The shapes that we have seen

in nature since time began are now being repeated in the dwellings of the future. The natural world displays an intelligent design which we can find everywhere. Look below at some of the most advanced structures built today. Do you notice a similarity? See page 62 for more!

The Facts

The Spiral

Whether it’s a seashell, our Milky Way galaxy, a cyclone or a pinecone, all these amazing works of nature contain the same design principles contained in the spiral.

QUIZ 7: Indigenous Shelter & Eco-design

Nearly half of all the resources on our planet are used for the bulding industry. This includes houses, factories and sky scrapers. With resources running out and wild weather on the increase, we have to get smarter and choose new ways to make our homes more efficient, stronger and less expensive. The answer is all around us, hidden in nature. Here’s your next quiz! Remember, most of the answers can be found in the previous section but some questions may require you to dig deeper. So, consider the internet, go to the library or ask a friend.

1. What type of dwellings do you know which have round or curved structures?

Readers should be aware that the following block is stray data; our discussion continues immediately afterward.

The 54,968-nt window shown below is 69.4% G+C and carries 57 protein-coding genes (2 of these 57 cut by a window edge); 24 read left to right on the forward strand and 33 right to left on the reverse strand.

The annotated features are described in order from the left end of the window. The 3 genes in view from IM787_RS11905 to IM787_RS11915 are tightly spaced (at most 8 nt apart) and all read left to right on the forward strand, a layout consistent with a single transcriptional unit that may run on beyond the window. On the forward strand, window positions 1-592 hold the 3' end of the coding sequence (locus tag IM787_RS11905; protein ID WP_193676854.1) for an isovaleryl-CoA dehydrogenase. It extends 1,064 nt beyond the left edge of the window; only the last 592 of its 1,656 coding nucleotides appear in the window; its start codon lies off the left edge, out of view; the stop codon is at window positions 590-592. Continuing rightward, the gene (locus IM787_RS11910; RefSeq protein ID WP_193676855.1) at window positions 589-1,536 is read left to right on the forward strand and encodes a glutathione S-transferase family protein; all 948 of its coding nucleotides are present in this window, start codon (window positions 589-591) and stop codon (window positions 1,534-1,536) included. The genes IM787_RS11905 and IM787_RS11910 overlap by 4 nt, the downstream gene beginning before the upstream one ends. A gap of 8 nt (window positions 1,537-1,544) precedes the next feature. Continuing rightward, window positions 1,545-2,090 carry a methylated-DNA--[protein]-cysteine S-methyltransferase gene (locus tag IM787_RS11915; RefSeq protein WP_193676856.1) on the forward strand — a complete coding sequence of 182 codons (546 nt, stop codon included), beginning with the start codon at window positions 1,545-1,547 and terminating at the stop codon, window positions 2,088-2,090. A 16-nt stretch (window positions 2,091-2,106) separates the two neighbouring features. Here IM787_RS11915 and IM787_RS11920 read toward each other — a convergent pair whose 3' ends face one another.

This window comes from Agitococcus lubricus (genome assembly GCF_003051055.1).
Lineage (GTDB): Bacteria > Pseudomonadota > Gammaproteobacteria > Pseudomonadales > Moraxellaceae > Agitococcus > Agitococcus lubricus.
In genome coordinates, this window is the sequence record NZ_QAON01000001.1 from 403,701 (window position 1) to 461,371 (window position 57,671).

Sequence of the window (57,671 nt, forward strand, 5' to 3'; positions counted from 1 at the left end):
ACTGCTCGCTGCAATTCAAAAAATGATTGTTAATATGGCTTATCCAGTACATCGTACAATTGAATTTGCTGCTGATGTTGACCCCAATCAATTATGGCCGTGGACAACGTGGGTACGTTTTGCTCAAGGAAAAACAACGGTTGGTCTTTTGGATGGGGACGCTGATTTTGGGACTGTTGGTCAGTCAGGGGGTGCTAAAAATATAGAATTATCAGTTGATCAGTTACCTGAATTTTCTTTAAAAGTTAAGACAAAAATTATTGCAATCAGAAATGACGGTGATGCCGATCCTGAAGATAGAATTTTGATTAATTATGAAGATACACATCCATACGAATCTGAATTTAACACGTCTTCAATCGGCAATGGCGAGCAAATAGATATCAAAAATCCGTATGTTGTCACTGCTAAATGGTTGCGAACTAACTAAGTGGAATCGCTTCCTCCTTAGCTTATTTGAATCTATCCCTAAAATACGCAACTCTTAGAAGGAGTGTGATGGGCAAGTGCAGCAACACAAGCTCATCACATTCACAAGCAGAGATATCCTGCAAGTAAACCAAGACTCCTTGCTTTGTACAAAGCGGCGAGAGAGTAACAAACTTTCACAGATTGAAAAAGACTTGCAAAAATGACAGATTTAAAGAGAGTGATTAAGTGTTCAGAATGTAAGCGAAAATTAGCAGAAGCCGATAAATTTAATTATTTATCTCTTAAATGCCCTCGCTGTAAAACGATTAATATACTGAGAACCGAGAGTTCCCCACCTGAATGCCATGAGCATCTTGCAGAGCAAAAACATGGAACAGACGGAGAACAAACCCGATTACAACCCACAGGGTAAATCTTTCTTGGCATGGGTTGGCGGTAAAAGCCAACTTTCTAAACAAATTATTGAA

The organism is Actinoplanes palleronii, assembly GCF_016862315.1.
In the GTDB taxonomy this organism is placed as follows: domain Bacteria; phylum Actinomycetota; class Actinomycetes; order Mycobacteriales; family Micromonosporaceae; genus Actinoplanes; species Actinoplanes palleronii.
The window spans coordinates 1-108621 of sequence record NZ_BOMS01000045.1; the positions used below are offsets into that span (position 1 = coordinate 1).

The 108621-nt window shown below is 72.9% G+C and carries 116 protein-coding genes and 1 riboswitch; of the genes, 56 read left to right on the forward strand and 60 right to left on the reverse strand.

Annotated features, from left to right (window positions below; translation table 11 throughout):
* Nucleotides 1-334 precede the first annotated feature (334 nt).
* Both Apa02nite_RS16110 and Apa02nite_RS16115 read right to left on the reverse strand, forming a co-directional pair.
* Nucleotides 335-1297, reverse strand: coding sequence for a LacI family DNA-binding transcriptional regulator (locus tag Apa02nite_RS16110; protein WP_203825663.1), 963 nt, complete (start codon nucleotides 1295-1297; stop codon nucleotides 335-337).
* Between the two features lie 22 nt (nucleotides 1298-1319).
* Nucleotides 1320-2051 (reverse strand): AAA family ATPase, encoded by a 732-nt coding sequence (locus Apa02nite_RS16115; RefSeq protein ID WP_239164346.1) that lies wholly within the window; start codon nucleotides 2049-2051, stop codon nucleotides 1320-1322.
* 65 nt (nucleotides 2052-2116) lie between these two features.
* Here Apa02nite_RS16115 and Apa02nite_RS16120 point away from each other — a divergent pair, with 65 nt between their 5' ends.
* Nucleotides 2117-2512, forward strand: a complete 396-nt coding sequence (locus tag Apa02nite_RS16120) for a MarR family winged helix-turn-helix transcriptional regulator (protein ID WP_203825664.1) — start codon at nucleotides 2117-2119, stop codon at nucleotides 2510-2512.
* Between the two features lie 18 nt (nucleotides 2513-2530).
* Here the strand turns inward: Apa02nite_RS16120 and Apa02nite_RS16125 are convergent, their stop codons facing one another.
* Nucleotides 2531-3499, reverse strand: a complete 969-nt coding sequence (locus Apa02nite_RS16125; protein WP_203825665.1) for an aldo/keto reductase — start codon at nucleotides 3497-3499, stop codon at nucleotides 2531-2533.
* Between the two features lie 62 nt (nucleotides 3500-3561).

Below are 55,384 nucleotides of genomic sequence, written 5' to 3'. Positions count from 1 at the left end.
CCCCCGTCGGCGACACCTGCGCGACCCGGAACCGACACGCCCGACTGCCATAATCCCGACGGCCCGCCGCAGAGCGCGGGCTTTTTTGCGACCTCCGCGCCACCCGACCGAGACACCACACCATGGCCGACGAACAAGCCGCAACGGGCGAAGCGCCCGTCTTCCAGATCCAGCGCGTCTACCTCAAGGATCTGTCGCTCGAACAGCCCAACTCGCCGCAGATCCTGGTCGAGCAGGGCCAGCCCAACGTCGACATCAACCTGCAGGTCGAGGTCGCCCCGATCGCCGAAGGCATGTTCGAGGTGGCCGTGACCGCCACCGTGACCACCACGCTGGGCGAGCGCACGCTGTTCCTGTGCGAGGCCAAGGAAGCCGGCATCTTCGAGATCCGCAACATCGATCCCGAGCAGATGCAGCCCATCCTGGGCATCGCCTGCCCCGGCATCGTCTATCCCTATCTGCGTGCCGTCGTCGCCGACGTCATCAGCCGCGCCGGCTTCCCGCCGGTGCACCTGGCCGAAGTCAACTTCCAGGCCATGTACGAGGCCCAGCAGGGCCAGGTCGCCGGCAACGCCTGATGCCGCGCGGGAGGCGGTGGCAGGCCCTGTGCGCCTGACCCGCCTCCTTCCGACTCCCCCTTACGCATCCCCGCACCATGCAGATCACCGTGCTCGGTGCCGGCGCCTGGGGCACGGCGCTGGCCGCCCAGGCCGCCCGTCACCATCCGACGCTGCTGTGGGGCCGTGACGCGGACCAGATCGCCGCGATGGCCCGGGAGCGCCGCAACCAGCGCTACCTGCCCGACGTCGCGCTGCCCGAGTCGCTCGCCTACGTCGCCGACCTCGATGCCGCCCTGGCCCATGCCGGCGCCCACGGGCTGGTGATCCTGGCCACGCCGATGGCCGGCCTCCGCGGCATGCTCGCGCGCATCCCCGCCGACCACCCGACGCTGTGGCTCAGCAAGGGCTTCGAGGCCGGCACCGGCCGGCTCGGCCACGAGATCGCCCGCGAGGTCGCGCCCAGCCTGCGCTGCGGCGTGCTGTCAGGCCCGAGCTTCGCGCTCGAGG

2. List 3 benefits of having a round or curved dwelling.

3. List 3 materials which ancient cultures used to construct their dwelling.

4. Where does the word tipi come from?

5. What are some animals or insects which use round or curved homes?

6. What are some of the things they are made of?

7. What are some of the qualities that you want to have in a good house?

8. Why is it that round or circular houses are more efficient?

9. Class activity: The Golden Proportion is a ratio found in many natural things - can you find a sea shell or pine cone or even find a picture which can demonstrate this ratio?

10. Why do you think the Golden Proportion ratio exists in many things found in nature?

11. Describe the type of houses you think will be in the future.

12. Can you draw a picture of what a futuristic community or city would look like in 50 years? Keep it in a safe place, so you can look at it when your older and see how close you were.